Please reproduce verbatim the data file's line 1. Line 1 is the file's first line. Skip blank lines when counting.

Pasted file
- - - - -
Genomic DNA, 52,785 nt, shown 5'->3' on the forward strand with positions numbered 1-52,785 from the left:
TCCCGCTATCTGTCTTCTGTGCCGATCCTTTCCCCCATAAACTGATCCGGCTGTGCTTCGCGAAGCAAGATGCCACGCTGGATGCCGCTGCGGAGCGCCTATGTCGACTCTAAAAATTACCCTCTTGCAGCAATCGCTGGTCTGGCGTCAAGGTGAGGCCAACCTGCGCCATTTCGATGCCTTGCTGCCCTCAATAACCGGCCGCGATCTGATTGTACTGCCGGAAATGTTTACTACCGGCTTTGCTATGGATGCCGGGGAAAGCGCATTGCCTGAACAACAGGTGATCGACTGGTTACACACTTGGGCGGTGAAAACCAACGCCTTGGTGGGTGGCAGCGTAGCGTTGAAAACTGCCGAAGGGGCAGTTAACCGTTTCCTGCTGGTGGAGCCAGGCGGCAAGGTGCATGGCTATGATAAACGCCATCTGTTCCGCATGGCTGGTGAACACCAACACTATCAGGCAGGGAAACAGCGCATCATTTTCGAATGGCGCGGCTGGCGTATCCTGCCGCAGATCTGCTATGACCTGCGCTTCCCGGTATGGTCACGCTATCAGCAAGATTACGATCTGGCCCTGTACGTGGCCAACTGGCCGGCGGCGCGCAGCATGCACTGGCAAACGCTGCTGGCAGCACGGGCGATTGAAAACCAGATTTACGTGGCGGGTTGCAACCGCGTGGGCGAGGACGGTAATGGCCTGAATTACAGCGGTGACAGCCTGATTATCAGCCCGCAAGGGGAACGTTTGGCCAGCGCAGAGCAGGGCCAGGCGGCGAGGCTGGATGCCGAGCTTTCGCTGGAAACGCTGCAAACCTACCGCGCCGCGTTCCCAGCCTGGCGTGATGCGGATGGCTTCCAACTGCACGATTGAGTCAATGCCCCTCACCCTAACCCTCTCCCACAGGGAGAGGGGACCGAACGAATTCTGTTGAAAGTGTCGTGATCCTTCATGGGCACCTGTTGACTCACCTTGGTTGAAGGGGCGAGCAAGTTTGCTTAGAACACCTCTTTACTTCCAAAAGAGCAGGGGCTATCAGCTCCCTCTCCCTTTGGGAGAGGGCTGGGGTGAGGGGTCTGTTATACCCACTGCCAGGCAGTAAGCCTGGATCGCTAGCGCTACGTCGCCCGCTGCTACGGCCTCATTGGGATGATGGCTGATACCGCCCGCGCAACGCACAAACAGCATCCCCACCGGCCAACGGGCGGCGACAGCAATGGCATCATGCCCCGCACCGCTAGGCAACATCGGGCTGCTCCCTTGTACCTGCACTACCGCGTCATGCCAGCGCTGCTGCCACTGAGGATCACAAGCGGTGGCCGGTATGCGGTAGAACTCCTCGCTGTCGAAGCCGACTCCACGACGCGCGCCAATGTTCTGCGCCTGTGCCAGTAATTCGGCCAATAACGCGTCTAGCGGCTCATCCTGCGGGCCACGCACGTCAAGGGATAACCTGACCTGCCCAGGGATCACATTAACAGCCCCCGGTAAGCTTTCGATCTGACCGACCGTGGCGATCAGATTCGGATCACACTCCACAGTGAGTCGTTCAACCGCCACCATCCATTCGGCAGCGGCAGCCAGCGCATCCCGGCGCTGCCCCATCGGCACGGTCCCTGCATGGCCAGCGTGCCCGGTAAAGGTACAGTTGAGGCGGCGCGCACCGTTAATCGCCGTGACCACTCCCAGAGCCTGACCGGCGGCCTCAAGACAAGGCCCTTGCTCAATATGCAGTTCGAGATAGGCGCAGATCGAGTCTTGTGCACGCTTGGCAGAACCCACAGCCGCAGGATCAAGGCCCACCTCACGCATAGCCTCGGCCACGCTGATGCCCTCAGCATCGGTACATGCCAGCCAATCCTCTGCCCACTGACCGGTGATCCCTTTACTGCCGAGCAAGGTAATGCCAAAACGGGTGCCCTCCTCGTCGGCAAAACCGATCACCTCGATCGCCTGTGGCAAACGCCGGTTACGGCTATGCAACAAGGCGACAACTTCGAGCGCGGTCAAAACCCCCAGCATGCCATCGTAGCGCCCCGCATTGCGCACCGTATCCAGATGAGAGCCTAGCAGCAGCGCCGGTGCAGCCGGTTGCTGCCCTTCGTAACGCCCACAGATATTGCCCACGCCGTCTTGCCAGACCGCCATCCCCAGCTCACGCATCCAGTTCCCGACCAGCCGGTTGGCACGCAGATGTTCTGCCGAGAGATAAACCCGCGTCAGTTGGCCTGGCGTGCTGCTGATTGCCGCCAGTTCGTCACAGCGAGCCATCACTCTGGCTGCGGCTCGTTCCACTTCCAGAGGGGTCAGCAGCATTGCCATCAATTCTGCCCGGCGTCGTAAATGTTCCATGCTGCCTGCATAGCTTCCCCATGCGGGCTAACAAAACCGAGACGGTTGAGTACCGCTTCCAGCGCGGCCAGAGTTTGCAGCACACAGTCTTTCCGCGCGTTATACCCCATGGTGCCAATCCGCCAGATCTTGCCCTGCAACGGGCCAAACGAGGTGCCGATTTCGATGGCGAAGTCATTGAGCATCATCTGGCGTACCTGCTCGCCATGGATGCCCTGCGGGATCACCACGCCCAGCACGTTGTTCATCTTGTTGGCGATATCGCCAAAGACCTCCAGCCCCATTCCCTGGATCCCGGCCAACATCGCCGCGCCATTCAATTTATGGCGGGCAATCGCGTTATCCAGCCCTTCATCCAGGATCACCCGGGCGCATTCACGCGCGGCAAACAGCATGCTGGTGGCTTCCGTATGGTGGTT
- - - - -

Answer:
Genomic DNA, 52,785 nt, shown 5'->3' on the forward strand with positions numbered 1-52,785 from the left: